British Journal of Nutrition

Trace Element Metabolism

Iron absorption during normal human pregnancy: a study using stable isotopes

Paul G. Whittakera1, Tom Linda1 and John G. Williamsa2

a1 University Department of Obstetrics and Gynaecology, Princess Mary Maternity Hospital, Newcastle, Tyne and Wear NE2 3BD

a2 NERC ICP-MS Facility, Department of Geology, Royal Holloway and Bedford New College, Egham, Surrey TW20 OEX


The absorption of iron has been determined in nine healthy women studied serially during pregnancy and once post delivery. Following the oral administration of 5 mg aqueous 54FeSO4 plus ascorbic acid and the intravenous injection of 200 μg 57FeSO4, the isotope ratios of 54Fe: 56Fe and 57Fe:56Fe in serum were measured by the use of inductively-coupled-plasma mass spectrometry whereby metal ions are vaporized into an argon plasma without previous blood sample preparation. Mean oral Fe absorption was 7.6 (range 1–22) % at 12 weeks gestation, 21.1 (range 9–58) % at 24 weeks, 37.4 (range 18–56) % at 36 weeks and 26.3 (range 8–54) % at 12 weeks post delivery. All the other biochemical and haematological indices were within normal limits for pregnancy. The significant increase (P < 0.01) in Fe absorption during normal pregnancy suggests that most women would have the potential to meet the Fe demands of pregnancy without the need for supplementation if dietary Fe has similar availability to the aqueous preparation.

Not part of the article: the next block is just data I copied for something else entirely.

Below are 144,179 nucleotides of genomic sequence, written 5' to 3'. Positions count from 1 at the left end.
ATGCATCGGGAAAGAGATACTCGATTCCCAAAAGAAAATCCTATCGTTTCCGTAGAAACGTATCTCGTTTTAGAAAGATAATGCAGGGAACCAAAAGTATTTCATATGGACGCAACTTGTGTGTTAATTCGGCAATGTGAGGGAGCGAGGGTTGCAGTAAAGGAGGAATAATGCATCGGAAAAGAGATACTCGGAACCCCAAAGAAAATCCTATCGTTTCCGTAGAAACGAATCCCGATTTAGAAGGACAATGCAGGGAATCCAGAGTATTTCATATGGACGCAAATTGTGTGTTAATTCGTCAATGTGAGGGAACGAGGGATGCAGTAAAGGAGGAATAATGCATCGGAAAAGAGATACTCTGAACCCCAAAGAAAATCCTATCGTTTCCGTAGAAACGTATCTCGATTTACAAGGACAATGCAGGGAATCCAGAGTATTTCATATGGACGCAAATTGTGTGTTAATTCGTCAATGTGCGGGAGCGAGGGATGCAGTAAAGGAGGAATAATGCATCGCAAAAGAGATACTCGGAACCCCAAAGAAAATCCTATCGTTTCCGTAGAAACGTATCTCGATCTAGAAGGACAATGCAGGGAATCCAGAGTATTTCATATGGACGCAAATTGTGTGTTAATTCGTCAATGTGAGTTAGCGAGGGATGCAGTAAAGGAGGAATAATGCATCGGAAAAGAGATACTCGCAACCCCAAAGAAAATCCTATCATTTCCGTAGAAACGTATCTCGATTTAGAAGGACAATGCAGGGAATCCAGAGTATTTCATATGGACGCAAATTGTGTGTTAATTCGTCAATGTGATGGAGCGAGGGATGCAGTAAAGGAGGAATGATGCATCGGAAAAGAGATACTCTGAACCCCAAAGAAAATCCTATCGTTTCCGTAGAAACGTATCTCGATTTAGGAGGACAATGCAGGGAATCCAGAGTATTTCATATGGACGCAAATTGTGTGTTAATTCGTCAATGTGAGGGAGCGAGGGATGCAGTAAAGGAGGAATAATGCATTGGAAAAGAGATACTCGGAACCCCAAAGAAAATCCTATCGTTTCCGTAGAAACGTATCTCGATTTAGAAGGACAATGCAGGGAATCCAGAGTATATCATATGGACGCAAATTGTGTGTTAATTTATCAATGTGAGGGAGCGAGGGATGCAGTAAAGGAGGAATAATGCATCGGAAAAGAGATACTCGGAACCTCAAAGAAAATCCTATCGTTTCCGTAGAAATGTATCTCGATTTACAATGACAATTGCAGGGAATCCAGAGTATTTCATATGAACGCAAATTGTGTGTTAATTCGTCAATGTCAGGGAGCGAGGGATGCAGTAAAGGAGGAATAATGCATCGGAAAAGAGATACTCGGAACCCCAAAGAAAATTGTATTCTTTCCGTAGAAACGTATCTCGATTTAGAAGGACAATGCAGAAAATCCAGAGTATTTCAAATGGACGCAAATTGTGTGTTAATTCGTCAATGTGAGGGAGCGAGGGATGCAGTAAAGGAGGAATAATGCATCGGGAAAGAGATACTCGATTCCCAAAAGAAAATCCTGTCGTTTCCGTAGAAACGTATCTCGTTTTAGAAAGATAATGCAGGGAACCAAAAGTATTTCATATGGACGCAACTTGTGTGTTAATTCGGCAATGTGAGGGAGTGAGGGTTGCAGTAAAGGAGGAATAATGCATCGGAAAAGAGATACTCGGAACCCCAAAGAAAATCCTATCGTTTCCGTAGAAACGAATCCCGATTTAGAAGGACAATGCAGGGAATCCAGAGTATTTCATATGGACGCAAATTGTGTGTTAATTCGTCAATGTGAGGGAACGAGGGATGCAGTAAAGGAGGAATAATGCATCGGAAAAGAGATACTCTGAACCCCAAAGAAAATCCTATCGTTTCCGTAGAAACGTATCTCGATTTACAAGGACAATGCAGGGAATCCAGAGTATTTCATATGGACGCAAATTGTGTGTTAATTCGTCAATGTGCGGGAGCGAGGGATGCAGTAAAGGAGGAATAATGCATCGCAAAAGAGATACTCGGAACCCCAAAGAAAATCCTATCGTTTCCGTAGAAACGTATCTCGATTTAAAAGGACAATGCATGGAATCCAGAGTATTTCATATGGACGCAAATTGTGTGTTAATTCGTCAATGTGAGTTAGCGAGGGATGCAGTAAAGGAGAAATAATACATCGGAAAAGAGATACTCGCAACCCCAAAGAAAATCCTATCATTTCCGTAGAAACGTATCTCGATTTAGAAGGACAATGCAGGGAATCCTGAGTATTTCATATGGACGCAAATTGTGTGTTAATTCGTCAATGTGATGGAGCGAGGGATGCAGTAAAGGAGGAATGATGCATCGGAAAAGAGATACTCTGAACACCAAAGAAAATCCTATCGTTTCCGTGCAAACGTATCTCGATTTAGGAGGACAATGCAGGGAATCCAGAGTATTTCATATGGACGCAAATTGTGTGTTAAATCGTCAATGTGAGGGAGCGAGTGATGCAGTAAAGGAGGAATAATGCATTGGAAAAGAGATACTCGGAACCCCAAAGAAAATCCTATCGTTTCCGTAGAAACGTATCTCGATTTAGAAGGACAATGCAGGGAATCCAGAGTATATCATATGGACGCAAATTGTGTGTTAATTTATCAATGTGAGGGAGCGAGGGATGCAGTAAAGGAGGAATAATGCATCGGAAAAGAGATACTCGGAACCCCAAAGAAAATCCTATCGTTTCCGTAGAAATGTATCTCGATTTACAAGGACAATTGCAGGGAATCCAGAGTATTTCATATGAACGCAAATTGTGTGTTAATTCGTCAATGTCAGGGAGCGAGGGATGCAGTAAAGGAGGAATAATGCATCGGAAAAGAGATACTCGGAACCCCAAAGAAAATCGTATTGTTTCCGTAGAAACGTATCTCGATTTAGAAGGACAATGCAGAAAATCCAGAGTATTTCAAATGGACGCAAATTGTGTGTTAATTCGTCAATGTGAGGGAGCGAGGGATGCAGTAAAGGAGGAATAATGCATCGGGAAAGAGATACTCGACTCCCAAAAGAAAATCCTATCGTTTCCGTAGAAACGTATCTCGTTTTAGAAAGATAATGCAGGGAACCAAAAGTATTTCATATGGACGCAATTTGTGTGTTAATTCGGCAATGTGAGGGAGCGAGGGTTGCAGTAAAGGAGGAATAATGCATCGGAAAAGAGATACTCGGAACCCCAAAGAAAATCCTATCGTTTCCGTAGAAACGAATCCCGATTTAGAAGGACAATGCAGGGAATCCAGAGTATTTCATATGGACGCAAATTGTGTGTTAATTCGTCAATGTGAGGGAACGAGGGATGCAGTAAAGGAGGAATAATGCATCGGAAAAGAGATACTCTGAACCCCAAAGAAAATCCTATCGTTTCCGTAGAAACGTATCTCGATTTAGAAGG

(Received May 15 1990)

(Accepted October 09 1990)